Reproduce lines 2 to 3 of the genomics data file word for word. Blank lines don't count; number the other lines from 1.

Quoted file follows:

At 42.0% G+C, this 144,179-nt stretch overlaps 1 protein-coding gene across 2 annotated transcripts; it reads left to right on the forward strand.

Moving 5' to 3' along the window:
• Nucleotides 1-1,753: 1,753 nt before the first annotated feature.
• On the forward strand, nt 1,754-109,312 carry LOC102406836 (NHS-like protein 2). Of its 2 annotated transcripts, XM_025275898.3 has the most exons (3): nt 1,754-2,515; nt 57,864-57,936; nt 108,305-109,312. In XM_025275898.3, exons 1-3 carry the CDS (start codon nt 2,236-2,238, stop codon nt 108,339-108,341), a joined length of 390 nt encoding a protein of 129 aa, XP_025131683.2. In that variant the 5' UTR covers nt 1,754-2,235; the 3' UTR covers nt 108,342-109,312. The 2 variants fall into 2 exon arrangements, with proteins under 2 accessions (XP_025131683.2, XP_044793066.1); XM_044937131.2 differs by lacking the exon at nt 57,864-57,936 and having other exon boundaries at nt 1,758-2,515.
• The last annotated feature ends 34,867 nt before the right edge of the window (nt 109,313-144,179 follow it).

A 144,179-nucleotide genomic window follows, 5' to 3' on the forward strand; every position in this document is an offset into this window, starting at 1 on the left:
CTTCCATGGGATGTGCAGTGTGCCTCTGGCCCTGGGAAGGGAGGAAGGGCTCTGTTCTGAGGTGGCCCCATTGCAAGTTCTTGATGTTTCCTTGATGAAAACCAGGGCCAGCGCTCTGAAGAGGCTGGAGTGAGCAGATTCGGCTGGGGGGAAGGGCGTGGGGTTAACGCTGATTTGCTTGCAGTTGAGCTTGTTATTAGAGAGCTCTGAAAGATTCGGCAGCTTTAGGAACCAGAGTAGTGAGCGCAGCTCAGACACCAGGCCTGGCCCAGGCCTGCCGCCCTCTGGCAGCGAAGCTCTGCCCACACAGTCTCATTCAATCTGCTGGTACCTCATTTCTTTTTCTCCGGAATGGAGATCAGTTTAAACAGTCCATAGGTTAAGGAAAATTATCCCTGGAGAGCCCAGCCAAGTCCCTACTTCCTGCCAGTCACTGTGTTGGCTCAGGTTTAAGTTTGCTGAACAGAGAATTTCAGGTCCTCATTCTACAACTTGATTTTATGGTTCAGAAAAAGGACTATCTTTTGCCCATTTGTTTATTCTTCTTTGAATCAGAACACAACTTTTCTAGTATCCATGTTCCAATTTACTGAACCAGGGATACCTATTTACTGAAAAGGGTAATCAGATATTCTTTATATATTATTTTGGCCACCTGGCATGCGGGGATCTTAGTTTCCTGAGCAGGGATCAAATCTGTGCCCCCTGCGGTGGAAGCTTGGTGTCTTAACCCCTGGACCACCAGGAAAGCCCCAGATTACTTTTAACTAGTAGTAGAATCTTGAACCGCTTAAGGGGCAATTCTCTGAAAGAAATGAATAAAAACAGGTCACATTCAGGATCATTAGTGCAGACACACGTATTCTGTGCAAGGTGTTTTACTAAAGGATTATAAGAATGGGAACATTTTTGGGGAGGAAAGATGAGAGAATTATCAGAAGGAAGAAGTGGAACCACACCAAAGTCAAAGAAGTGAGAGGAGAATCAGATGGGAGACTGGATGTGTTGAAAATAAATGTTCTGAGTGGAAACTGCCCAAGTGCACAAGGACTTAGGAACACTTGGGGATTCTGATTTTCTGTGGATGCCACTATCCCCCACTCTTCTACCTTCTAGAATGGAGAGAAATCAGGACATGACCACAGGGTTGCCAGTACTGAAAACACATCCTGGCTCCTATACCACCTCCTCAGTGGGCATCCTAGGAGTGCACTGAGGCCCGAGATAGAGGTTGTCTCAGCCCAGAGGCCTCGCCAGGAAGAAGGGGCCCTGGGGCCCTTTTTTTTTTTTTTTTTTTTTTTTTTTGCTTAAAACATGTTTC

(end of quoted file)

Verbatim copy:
Moving 5' to 3' along the window:
• Nucleotides 1-1,753: 1,753 nt before the first annotated feature.